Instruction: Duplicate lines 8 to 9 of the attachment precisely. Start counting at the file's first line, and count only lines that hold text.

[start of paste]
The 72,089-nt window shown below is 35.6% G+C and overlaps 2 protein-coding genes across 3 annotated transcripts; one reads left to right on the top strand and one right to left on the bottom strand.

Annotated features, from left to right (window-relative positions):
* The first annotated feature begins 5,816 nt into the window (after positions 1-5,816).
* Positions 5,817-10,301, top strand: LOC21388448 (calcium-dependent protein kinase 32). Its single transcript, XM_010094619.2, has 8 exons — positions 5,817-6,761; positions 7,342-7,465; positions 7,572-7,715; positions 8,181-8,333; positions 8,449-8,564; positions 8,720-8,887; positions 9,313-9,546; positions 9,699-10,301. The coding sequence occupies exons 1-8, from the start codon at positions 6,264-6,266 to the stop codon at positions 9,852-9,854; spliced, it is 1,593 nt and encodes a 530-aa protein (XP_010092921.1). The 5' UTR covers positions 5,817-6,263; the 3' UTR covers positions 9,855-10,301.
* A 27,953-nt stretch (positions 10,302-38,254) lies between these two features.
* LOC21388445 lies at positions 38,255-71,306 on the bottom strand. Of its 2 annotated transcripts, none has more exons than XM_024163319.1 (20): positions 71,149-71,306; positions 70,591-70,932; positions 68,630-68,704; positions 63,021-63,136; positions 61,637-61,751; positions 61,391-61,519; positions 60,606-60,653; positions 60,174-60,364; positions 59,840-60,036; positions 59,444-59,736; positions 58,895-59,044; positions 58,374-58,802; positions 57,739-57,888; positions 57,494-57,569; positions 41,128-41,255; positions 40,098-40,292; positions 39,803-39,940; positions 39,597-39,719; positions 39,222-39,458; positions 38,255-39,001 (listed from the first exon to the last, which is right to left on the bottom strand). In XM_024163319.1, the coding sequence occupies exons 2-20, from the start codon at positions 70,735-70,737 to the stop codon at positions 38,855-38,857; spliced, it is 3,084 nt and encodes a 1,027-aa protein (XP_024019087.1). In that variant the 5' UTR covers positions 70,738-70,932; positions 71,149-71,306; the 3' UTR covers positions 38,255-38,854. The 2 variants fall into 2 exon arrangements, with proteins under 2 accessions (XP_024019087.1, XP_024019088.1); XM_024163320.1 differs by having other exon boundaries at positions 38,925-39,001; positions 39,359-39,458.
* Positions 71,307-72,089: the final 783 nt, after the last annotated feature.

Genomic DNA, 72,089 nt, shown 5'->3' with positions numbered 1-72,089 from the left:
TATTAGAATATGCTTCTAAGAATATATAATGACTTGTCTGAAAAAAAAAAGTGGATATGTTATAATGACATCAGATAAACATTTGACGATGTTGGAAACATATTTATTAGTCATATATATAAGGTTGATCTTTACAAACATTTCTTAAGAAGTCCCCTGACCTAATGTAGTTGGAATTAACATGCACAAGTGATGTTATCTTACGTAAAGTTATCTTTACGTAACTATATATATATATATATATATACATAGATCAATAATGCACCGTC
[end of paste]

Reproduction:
Genomic DNA, 72,089 nt, shown 5'->3' with positions numbered 1-72,089 from the left:
TATTAGAATATGCTTCTAAGAATATATAATGACTTGTCTGAAAAAAAAAAGTGGATATGTTATAATGACATCAGATAAACATTTGACGATGTTGGAAACATATTTATTAGTCATATATATAAGGTTGATCTTTACAAACATTTCTTAAGAAGTCCCCTGACCTAATGTAGTTGGAATTAACATGCACAAGTGATGTTATCTTACGTAAAGTTATCTTTACGTAACTATATATATATATATATATATACATAGATCAATAATGCACCGTC